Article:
BlackBuck closes $70M to digitize freight and logistics across India

BlackBuck, a startup that is digitizing logistics and cross-country freighting in India, has closed out a $70 million Series C round.

The deal is led by new investor Sands Capital, with participation from World Bank’s IFC and existing investors Accel and e-commerce giant Flipkart. BlackBuck had previously raised $30 million, including a $20 million Series B in 2015. Yuri Milner-backed Apoletto is another investor.

The premise of BlackBuck is to bring increased efficiency and transparency to logistics in India through the use of technology. It isn’t alone, however. Its closest rival is Rivigo, which has taken on $115 million in financing from investors such as Warburg Pincus and SAIF Partners, according to Crunchbase.

Bangalore-based BlackBuck, which was founded in April 2015, takes two routes to digitizing the logistics space. It operates a marketplace that connects organizations needing to move goods across India with truckers seeking work, or to maximize their loads with additional capacity.

In that respect, it is much-like an Uber for logistics — like Uber, BlackBuck is also “asset light,” meaning it doesn’t own trucks — and that plays into the second component of its platform, the execution side. BlackBuck offers tech to help track trucks during the transportation process, while also making things easier for drivers, too.

The money raised will go toward improving its technology, including matching and managing supply and demand, whilst also scaling out the business further. Right now, BlackBuck claims to work with more than 100,000 trucks across 300 locations, while its client roster includes some big names like Asian Paints, Unilever, Coke and Britannia.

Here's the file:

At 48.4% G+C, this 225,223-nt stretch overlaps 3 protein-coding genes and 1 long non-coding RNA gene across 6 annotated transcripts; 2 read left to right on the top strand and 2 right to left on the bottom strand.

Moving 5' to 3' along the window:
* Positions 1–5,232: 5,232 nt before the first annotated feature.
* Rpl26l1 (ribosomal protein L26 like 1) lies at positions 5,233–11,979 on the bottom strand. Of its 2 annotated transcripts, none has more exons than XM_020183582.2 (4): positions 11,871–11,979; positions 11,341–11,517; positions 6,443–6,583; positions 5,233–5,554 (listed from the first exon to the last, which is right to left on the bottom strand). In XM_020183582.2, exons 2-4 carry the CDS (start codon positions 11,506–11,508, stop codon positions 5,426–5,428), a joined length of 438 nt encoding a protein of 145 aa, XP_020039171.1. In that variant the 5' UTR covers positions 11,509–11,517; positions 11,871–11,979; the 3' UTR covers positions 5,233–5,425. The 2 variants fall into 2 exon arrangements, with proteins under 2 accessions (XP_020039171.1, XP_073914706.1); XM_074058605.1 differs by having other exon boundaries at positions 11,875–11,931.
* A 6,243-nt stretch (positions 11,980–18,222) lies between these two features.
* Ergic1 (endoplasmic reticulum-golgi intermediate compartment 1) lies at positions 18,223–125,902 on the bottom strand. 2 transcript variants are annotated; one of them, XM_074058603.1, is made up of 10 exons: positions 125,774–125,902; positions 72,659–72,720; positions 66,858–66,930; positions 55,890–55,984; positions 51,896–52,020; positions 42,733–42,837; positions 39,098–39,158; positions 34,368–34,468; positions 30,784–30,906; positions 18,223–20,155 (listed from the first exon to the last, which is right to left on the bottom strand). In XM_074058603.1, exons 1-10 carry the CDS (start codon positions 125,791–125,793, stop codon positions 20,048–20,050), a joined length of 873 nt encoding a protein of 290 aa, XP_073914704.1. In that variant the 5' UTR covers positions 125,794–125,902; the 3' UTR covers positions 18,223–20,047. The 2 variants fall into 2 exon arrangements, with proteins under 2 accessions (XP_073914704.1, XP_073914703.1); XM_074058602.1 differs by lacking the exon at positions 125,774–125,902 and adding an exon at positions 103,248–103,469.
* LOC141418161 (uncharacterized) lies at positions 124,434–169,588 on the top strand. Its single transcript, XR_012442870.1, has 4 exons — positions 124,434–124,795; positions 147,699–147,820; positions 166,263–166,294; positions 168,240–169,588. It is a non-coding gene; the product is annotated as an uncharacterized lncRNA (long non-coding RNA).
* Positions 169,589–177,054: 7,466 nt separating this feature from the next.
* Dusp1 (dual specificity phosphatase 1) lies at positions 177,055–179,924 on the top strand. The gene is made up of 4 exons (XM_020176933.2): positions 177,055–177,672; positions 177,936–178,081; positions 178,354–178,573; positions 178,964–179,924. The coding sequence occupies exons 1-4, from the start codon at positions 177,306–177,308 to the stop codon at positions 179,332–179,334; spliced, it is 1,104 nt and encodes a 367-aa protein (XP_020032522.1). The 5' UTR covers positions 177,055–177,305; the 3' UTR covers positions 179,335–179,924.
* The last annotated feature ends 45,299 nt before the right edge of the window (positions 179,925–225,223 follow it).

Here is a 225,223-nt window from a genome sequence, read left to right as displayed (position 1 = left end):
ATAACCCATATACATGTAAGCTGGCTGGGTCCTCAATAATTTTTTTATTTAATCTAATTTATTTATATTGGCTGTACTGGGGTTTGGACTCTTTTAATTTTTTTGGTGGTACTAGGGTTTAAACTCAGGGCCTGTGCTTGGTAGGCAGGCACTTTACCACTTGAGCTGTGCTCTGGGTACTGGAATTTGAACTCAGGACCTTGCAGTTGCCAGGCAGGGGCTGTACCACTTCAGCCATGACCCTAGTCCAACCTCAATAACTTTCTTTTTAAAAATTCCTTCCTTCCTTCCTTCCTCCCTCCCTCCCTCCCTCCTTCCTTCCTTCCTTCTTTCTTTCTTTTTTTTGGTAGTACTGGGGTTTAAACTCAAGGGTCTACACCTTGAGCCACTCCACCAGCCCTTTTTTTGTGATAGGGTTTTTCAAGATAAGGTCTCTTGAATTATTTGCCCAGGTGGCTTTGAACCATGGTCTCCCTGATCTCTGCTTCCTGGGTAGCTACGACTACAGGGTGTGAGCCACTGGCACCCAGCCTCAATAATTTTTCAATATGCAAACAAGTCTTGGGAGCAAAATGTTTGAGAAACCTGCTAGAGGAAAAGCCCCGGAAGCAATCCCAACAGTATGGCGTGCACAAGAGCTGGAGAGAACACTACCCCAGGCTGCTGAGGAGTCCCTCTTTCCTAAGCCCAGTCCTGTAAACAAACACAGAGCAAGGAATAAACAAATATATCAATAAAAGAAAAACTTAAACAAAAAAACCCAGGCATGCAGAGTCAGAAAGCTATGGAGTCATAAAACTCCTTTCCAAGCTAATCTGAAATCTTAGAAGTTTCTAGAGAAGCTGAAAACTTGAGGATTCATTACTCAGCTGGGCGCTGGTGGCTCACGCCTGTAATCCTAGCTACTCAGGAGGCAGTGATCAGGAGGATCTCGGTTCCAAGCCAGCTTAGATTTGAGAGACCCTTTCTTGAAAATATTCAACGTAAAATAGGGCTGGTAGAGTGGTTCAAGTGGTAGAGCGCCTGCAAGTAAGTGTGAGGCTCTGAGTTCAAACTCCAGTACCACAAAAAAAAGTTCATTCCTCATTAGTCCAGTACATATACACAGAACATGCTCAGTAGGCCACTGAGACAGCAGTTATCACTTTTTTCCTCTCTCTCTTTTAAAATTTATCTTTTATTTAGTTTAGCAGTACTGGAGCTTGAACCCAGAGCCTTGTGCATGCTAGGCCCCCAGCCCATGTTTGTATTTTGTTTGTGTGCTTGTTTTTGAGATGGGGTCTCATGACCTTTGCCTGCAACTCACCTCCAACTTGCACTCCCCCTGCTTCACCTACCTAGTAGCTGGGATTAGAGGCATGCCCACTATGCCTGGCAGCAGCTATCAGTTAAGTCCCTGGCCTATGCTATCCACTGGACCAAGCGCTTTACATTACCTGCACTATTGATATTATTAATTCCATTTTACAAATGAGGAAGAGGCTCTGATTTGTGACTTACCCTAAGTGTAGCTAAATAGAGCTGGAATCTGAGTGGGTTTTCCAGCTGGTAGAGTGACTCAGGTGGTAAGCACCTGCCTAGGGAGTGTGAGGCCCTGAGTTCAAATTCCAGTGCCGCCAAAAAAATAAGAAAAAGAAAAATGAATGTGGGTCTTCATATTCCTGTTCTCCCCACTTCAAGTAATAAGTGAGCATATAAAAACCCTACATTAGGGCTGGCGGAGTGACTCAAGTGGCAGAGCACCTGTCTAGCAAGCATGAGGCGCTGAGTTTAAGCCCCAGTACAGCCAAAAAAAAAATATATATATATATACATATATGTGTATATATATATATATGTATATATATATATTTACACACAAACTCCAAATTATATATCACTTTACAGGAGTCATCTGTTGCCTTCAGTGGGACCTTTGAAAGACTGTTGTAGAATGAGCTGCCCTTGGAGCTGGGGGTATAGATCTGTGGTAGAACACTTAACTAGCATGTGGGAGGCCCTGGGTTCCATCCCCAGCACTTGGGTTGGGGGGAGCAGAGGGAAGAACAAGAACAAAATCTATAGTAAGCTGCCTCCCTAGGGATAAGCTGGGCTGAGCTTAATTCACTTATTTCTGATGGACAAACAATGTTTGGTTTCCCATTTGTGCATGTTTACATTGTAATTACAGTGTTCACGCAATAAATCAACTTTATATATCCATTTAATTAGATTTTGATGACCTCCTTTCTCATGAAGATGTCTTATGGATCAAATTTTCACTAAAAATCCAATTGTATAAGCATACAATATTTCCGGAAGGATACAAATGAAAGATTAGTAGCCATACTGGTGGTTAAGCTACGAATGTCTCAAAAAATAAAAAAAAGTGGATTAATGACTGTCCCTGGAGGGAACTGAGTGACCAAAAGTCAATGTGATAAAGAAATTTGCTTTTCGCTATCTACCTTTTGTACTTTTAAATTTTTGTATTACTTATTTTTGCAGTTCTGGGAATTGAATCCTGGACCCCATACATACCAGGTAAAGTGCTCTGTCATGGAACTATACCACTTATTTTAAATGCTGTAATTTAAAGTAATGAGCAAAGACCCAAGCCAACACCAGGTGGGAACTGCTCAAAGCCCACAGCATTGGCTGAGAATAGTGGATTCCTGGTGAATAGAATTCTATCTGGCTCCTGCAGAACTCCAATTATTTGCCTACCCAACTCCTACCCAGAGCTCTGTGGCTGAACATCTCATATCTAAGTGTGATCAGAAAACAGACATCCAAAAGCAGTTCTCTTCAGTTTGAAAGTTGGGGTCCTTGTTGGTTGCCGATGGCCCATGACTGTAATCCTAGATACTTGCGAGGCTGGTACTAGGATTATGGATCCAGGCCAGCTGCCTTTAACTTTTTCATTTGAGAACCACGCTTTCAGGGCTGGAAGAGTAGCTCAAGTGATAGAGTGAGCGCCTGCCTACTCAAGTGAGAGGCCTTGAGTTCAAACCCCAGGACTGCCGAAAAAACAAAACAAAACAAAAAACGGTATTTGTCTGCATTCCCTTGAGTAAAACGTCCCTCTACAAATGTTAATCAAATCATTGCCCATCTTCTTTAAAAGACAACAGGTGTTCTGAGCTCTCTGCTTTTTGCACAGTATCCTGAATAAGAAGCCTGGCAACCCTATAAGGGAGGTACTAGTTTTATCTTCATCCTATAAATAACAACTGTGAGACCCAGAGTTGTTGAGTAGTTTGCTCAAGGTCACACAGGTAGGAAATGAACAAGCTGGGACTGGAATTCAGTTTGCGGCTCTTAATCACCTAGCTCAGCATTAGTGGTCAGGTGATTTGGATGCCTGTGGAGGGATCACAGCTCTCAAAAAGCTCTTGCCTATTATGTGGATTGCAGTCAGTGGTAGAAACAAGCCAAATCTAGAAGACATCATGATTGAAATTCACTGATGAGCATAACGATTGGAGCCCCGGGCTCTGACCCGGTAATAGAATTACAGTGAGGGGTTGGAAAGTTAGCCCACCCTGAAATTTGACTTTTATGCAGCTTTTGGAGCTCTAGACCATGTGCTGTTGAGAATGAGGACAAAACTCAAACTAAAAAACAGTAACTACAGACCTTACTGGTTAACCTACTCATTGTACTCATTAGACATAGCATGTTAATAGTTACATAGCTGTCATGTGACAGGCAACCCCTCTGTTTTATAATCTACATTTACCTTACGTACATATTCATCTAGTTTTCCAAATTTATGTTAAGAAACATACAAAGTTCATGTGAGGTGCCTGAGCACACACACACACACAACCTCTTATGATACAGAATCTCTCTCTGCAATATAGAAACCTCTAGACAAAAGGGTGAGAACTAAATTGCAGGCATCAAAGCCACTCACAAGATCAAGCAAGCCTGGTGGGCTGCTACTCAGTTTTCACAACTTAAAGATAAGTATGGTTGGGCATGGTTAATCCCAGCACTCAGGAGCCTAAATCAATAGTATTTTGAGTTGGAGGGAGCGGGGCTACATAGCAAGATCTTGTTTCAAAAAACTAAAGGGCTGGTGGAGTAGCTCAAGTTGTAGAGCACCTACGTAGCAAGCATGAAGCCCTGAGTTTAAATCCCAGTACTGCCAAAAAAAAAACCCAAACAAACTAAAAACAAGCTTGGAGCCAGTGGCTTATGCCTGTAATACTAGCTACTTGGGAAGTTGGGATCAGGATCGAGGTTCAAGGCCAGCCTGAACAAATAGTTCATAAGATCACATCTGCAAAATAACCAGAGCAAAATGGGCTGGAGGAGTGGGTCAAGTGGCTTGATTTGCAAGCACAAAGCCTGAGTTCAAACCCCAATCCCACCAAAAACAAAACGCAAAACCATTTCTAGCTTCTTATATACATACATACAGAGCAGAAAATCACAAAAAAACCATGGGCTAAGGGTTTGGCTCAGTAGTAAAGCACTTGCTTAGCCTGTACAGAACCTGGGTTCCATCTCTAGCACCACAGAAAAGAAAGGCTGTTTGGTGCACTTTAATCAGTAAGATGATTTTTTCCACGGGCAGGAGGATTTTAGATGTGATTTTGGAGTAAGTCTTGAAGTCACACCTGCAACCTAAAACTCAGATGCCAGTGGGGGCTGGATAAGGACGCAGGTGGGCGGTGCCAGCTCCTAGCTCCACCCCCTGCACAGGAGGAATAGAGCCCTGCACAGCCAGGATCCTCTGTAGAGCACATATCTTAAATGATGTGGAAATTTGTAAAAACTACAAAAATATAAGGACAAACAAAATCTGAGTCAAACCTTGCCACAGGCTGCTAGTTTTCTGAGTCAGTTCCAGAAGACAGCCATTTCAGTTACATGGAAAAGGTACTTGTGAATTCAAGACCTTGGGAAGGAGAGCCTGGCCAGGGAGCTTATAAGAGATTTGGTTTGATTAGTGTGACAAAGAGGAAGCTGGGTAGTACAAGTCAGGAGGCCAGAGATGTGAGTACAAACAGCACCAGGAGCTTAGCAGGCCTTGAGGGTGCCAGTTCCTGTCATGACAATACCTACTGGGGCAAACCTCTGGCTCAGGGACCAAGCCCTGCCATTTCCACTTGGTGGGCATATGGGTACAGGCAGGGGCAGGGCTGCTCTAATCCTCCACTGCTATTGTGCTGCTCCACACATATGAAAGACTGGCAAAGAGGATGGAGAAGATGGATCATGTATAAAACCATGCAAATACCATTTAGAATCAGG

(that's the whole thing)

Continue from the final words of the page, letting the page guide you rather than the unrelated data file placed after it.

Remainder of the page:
Prices for clients are calculated dynamically, meaning that it depends on supply, demand and requirements of the job at any given time. CEO Rajesh Yabaji — one of a trio of co-founders — explained that most of the jobs are dispatched on an “on-demand” basis a day or so before the collection, although he added that BlackBuck does cater to more managed delivery schedules for some of its clientele, which he said spans from smaller organizations to larger MNCs.

Citing research from Novonous, BlackBuck estimates that road-based options account for 63 percent of all freight in India, with a current spend of around $140 billion per year. Yet, still the process remains disjointed as “nothing much has changed” in decades, Yabaji said.

That’s the opportunity that the company is attacking right now, but it is also keeping an eye out for opportunities overseas, too.

“The problem is universal, it’s global in nature,” he said in an interview. “But we need to completely crack this business model in our country first. The timing has to be right.”

When pushed on markets that BlackBuck might venture into, Yabaji explained that he sees potential in “similar markets [that are] closer to home,” such as Southeast Asia.